Tuesday, June 15, 2010

Kirk's getting comical

Update: It seems to me this is actually easier to solve than I thought.

Kirk's campaign states, in this timeline they released, that he conducted interviews during pre-deployment training.
2. On December 10, Senator Durbin raised the issue of a special election for the senate, instead of a governor's pick.

3. That day, the Illinois media began calling all Illinois congressmen and other figures asking if they could run. Congressman Kirk was doing pre-deployment training as a reservist in Springfield, Virginia, each day, then working in his congressional office each night. DoD rules allow congressmen to perform duties incident to their congressional office while on reserve duty. Kirk gave interviews with WIND, WLS, WFLD, MSNBC. He mainly commented on the arrest of the Illinois governor and when asked, said he would not rule out a run.

4. On December 11, Congressman Kirk was interviewed by Politico, Fox National TV, WLS and WFLD.

5. CDR Kirk then went dark and departed the United States on the night of December 13, 2008 for Afghanistan. He served for two weeks in Afghanistan and did not give interviews.
Pre-deployment training isn't "reserve duty" it's active duty and the Pentagon considers it as much. If Kirk disagrees, he should release a copy of his fitrep that covers the time as well as a copy of his orders.

Update: It would also seem this violates the regs, too, considering the letter was released while Kirk was on active duty, but the DoD didn't mention it.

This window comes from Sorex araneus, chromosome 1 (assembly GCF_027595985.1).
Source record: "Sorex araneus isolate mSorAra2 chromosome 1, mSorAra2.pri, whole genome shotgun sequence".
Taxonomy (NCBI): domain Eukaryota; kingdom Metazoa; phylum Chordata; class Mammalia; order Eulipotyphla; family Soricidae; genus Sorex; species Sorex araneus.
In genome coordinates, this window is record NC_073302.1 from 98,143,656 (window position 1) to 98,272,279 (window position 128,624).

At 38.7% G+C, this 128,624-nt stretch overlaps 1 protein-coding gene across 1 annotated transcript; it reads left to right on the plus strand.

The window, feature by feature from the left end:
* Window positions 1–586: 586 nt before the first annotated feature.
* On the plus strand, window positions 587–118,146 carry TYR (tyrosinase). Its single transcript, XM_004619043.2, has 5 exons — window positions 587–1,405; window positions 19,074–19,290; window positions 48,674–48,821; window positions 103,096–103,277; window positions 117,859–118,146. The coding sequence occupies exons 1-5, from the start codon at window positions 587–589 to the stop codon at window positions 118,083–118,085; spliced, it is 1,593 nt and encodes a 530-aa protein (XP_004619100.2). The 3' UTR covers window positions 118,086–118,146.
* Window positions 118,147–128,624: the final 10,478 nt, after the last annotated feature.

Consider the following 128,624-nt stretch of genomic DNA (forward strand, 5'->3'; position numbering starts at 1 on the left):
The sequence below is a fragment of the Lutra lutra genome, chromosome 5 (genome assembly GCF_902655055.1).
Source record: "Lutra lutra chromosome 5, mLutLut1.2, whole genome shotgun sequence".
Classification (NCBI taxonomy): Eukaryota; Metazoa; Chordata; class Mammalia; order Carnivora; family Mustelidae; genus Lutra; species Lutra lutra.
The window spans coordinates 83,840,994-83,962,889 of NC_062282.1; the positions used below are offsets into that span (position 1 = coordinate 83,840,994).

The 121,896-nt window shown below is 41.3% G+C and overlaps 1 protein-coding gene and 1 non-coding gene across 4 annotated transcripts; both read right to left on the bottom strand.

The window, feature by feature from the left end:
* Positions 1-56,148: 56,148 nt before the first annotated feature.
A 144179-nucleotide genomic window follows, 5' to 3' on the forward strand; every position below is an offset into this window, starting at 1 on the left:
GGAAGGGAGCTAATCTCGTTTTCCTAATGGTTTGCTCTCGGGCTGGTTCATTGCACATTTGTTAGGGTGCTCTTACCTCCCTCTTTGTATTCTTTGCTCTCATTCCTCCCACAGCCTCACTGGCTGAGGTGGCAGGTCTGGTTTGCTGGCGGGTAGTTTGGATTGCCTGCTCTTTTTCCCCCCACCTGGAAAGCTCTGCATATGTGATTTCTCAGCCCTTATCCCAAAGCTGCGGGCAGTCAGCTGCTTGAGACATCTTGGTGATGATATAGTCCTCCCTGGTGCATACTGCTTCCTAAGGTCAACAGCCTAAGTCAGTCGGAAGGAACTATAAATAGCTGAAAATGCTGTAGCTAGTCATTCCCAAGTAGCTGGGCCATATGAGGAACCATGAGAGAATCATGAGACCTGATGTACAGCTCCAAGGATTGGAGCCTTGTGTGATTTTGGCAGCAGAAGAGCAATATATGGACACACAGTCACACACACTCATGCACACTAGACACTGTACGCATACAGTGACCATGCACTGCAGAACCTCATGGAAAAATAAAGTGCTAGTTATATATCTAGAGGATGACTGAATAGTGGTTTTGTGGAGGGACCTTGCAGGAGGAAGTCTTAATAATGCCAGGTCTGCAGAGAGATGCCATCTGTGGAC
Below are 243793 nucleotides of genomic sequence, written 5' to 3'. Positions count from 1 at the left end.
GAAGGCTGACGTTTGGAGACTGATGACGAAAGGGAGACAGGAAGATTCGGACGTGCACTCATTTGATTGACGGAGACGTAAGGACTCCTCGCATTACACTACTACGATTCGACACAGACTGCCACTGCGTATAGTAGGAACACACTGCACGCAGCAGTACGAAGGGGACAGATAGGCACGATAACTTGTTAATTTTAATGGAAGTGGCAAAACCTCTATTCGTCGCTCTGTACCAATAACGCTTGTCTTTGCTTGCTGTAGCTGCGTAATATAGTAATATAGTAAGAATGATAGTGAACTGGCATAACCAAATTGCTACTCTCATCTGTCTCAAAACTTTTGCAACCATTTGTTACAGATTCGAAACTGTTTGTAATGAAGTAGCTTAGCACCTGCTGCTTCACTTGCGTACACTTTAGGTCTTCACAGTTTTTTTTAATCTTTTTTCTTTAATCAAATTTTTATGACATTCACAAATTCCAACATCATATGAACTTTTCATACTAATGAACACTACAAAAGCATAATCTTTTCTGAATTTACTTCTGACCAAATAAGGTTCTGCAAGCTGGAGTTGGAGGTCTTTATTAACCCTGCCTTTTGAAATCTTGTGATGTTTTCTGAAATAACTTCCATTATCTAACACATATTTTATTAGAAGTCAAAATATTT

MaddowBlog catches Mark Kirk thanking a commenter at the Chicago Sun-Times for "setting the record straight" about his mixing politics with his military service. The only problem, the commenter in question "clears" Kirk of violating regulations, but not during the time of the incidents the DoD mentioned.

In other words, the comment might as well say "Mark Kirk didn't violate regulations during this time when the DoD isn't saying he violated regulations."

Update: [Removed]

Update: It seems to me that the confusion here could stem from the fact that the commenter mentions the dates between December 15th and January 2nd, when Kirk was actually in Afghanistan. However, Kirk has said before that he was actually on active duty for three weeks, which would include some of his time stateside. This is probably when he took part in the interview the Pentagon mentioned, which still makes it a no-no.

I have been extremely careful to back up every statement I've made about Kirk, so I apologize for this hasty post. I will continue to research and correct the record. I have contacted the Pentagon for further clarification. Regardless of this comment, the Pentagon spokesmen assures me their statement was exhaustively researched and vetted.

Update: A mention of a forthcoming post was deleted, as a source asked me not to continue with a line of inquiry.


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